For you Steele:

The cover illustration is of a playing card, the Jack of Hearts, with the words "Jack of Hearts" written across it. The script is "Based on a ballad by Bob Dylan". It is also based on "Hamlet" by William Shakespeare.The screenplay has been summarized by Jim Brown (jbrown@magnus.acs.ohio-state.edu):

"The story opens with a large white stallion being stolen from a corral. Then we see Rosemary, Big Jim's wife, working as a teller in the bank he owns. It turns out Big Jim stole Rosemary, the bank, and most of the rest of the Colorado town from Rosemary's first husband, who, along with their five-year-old son, disappeared maybe twenty years ago. Remember that kid, he'll surface again, as -- you guessed it -- the Jack of Hearts."

Into the bank comes the mysterious stranger (outside stands the stolen horse which, it turns out, belonged to Jim). He talks to Rosemary cryptically and then leaves his calling card, a Jack of Hearts. Jim knows that the guy who stole his horse is in town."

That night at the cabaret, a mysterious woman does a weird card trick on Jim that basically lays out the whole story of usurpation and subsequent revenge metaphorically. All the cards get ripped up except for the Jack of Hearts. So Jack flirts with Lily, while Jim looks on jealously. Rosemary is ambivalent; she hates her husband and hates losing him to the younger woman."

Finally, there's a card game, and in the ensuing fracas, the false father is eliminated (though the agent is not Jack, of course, but Rosemary)."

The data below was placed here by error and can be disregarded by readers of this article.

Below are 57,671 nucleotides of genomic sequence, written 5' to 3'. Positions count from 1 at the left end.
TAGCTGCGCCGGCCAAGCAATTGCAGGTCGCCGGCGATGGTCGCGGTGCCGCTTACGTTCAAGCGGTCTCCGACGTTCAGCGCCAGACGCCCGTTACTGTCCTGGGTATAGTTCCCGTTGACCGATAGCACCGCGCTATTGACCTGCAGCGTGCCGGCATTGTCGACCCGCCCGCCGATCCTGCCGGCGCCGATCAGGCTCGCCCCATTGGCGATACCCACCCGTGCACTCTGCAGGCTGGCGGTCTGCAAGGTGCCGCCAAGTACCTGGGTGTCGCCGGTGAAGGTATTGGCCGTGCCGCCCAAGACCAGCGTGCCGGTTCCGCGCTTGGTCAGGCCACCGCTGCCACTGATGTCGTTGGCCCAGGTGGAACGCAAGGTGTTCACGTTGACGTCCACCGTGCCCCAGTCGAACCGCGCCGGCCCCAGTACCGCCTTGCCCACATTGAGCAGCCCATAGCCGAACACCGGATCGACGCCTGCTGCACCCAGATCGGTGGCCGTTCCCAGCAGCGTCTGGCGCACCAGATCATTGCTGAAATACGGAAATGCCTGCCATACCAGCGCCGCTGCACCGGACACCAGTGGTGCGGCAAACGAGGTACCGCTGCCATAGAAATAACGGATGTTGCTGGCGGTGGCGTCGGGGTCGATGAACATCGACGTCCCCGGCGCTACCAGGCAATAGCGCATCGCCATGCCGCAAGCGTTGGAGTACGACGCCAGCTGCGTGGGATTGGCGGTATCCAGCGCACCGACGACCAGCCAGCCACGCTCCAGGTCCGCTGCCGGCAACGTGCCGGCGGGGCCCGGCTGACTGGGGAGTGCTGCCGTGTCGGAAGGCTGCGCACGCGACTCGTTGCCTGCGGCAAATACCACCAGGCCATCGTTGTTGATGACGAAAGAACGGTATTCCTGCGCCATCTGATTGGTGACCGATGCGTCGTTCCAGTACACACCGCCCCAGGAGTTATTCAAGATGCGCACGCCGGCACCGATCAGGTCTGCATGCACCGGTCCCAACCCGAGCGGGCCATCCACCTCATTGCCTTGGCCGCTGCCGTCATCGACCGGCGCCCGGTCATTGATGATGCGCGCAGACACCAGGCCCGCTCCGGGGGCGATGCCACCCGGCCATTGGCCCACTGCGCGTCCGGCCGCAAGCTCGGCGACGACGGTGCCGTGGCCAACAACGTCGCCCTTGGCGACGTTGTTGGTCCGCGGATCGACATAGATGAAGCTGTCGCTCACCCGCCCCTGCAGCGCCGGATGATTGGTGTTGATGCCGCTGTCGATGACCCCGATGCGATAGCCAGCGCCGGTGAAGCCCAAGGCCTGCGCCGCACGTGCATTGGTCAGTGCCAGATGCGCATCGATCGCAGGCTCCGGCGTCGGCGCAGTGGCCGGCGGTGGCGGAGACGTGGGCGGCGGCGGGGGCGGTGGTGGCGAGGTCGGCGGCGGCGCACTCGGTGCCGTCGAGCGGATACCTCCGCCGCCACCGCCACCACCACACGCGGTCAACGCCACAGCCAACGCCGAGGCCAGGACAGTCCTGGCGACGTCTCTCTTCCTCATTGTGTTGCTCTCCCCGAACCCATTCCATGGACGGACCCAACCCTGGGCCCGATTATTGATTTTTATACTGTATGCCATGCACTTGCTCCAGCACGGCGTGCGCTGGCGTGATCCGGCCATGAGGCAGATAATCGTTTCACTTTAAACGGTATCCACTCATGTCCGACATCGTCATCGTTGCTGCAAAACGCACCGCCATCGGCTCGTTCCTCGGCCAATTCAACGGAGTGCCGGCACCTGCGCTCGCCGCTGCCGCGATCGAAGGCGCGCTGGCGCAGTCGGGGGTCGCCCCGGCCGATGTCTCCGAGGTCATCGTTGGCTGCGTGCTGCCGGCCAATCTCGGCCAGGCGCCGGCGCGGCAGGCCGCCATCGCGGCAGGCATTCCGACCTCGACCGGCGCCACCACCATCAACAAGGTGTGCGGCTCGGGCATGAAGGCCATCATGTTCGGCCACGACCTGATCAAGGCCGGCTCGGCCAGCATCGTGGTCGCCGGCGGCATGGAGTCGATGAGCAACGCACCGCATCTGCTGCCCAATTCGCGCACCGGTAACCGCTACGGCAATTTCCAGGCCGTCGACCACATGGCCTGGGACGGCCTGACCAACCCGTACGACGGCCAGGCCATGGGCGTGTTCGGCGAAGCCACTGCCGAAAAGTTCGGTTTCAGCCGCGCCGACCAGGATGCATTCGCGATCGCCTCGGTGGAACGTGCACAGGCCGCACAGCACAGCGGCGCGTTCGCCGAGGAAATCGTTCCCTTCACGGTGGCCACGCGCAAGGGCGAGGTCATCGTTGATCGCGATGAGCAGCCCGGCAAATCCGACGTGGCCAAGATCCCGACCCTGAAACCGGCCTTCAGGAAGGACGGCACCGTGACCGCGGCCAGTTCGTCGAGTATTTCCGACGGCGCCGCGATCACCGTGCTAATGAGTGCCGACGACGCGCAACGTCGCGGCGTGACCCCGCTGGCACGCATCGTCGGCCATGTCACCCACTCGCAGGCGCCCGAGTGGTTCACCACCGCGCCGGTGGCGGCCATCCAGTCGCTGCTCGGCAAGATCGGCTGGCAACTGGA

The story closes with the safecrackers (whom I guess I forgot to mention ... well, there were these safecrackers, see ...) hiding out in a cave when they are met by the Jack of Hearts. He reads in the paper that Rosemary is about to be hanged for her crime, and I think something bad happens to Lily as well. So the only one to come out ahead in the deal is the Jack Of Hearts"

And Steele, don't forget to take the Jack of Hearts quiz.

Shu...who spoke this immortal line?

“We’re human beings, with the blood of a million savage years on our hands. But we can stop it. We can admit that we’re killers, but we won’t kill today.”

Sunday, September 10, 2006

Would you listen to that?



Just thought I'd pass on this site to your listening ears. It's pretty interesting actually. You enter the name of a band or a song that you like and it will create a personalized internet radio track for you selecting music with similar themes and sounds as what you liked. You can then help tweak it more by rating the music it selects for you so it can do a better job for you. Pretty cool stuff.

Wednesday, September 06, 2006

More good photoshop

Thought this guy's work was kinda interesting too. Let's looking.

Tuesday, September 05, 2006

2 words:

Where have you gone lately?

Hey, who wants to come to Malaysia with Bouvie and I next week? huh? anyone? Anyways, if you have any messages you want me to give him, feel free to tell me. I won't necessarily deliver them, but you're welcome to tell me anyways.

Naked Faces

Been looking at lots of pictures lately in an attempt to improve my own photography and came across some pics by this guy, Oleg dou. It's some really interesting stuff, in my opinion. Ben, you used to be pretty interested in photo manipulation so I think you'll like this, or at least be interested in looking at it. Enjoy!

Thursday, August 31, 2006

Good night, and good luck

This is beautiful. A wonderful commentary by Keith Olberman in response to Rumsfeld's speech to the American Legion. I'll let the video speak for itself, but it's impressive. Enjoy